5 Lessons I Learned from my Couples Counsellor about Conflict in Relationships
Counselling can be for everyone, it’s just that most people haven’t realized it yet.
When it comes to couples counselling in particular, that’s where I learned the most about myself and my partner. My couples therapist gave me the space and expert advice that enabled me to better understand my own personal needs and how I would like them to be met, as well as my partner’s needs and how they prefer to communicate. I found this to be the most helpful when it came to conflict.
Conflict is an inevitable part of all relationships, whether it’s familial, between friends, or with a romantic partner. So it makes sense to learn healthy ways to discuss and resolve issues. This is where couples therapy comes in and can be an invaluable process filled with the opportunity to learn and grow.
Here are my key takeaways from my experience with my couples counsellor:
Conflict doesn’t mean that the relationship is doomed.
I used to think that our frequent, quite nasty spats meant that we weren’t the right partners for one another. Or that perhaps all the fighting was due to a timing issue, as so many of my friends diagnosed it. But when we swallowed our pride and asked for help from a professional, we were welcomed with the most refreshing news: conflict does not mean that our relationship has failed or is heading in that direction. Quite the opposite, we were assured that conflict is a necessary process of reaching understanding with your partner. Provided we were fighting for the relationship, as opposed to fighting against each other to win, then it could all be considered positive progress.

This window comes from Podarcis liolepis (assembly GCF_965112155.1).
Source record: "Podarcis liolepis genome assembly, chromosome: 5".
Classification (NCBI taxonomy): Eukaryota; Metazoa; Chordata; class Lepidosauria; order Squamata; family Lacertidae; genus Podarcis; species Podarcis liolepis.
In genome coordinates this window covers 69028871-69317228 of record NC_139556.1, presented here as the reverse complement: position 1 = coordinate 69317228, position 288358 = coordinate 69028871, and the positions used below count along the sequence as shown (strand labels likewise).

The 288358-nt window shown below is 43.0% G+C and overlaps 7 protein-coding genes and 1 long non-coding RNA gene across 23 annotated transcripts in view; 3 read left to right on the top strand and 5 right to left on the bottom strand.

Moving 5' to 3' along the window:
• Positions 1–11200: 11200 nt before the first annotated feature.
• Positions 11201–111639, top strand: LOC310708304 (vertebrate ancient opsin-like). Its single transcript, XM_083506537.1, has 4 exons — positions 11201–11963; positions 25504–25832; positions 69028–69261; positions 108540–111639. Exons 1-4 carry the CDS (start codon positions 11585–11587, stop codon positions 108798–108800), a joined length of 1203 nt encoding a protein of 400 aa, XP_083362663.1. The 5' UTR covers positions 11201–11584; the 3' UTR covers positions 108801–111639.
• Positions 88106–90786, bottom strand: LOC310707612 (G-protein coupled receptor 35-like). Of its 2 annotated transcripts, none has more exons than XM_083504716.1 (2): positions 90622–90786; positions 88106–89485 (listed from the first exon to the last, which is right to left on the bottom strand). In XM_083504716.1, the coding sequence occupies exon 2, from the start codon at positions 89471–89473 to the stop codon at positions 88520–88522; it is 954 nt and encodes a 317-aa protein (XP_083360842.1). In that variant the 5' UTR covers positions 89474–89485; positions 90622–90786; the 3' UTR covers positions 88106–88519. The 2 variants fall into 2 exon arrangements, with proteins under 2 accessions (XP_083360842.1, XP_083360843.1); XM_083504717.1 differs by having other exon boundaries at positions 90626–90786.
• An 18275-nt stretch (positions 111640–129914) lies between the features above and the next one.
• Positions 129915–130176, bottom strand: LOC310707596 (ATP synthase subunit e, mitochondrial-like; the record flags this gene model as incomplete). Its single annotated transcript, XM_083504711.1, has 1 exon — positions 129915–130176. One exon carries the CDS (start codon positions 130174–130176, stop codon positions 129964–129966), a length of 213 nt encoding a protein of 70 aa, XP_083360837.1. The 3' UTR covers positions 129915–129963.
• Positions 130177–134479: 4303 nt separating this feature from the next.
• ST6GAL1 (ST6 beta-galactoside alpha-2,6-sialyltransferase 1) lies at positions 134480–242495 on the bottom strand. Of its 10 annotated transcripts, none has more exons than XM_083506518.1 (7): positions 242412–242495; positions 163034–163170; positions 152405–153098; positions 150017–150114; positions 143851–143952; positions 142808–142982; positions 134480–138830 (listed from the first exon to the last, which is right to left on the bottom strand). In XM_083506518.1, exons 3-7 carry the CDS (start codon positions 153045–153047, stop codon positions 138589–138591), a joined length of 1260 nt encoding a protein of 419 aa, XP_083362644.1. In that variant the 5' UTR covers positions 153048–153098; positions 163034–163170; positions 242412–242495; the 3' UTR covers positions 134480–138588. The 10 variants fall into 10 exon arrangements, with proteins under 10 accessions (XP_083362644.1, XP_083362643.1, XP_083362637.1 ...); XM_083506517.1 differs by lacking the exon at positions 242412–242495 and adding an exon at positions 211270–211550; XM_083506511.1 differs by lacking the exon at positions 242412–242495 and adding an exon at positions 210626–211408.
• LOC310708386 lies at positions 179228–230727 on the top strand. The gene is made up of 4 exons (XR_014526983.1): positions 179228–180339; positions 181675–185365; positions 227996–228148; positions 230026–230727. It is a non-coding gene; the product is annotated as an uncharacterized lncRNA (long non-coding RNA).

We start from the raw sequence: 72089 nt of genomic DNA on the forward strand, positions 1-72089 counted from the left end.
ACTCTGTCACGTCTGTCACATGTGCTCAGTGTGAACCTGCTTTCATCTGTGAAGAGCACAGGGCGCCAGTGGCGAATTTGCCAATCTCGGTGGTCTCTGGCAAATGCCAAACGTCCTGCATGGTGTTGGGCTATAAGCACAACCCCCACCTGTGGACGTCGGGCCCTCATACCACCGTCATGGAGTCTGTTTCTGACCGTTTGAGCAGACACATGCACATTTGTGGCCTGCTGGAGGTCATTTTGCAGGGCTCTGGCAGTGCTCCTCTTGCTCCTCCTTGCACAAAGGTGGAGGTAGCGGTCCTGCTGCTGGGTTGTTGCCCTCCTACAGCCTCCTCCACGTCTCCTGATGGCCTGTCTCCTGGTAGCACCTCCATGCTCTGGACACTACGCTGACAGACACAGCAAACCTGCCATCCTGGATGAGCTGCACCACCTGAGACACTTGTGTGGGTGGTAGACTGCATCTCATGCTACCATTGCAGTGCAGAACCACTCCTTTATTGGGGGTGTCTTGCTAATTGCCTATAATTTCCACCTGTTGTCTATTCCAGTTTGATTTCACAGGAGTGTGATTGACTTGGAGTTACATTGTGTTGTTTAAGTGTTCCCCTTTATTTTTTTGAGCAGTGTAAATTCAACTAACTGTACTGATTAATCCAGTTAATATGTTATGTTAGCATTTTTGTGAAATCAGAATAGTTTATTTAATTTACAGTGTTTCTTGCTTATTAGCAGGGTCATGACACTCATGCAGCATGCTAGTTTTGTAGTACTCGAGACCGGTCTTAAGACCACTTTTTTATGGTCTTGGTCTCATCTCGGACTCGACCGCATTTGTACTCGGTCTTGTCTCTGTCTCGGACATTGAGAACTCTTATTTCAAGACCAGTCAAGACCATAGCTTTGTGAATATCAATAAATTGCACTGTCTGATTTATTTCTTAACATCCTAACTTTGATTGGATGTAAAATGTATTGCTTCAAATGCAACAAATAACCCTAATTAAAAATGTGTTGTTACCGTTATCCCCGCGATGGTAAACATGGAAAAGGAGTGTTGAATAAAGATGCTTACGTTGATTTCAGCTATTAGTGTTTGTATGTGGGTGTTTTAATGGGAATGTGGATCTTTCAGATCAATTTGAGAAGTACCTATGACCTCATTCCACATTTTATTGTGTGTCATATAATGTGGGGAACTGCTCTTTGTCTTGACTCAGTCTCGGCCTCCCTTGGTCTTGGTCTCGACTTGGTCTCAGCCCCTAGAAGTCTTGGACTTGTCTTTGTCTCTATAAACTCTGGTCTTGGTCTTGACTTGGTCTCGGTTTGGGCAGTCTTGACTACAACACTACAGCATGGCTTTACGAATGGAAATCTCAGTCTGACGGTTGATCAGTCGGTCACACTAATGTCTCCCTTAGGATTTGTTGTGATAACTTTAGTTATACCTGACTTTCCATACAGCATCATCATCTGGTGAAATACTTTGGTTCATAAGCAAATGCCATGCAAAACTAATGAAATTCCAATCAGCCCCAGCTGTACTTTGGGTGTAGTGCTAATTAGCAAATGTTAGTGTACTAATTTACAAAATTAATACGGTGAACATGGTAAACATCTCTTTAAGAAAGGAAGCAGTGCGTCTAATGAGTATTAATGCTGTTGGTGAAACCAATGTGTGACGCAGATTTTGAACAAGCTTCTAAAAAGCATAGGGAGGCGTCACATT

Put simply, we learned that you can fight, but that there is a way to fight well. Fighting well involves focusing on tackling the problem that has come up between the two of you, rather than attacking the person we essentially want to reconnect with.
Conflict avoidance can destroy relationships.
In many instances it can feel like the easier option for both parties involved to tight lip, swallow your words, and move on. The problem with this approach is that the continuous withdrawal from communication can slowly start to erode the relationship. This happens from both sides. Firstly, the partner avoiding the conflict by not speaking their mind will inevitably start a war within themselves, which can break out at any given moment, often in the form of a venomous, verbal attack on their partners. Secondly, the partner on the other side of the communication withdrawal can feel their partner pulling away and start to feel unsafe in the relationship. It’s a lose-lose situation as communication is ultimately the keystone to a long-lasting and healthy relationship.
So don’t avoid the difficult conversations. Rather engage with one another and have the less palatable discussions, because ultimately, opening up and embracing vulnerability will draw you closer together.
My partner’s emotional processing may be different to mine.
I used to find it incredibly frustrating when my partner and I were in the middle of an argument, standing in the same room, fighting about the same thing, and yet we were experiencing entirely different truths. We were unable to get on the same page. It’s hard sometimes to understand how someone else can perceive the same situation so differently. Caught up in the moment of our own immediate experience, our partner’s reactions can often seem entirely disproportionate or their view on the problem at hand can seem like the polar opposite to what it is for us. Oftentimes, this comes down to different ways of processing.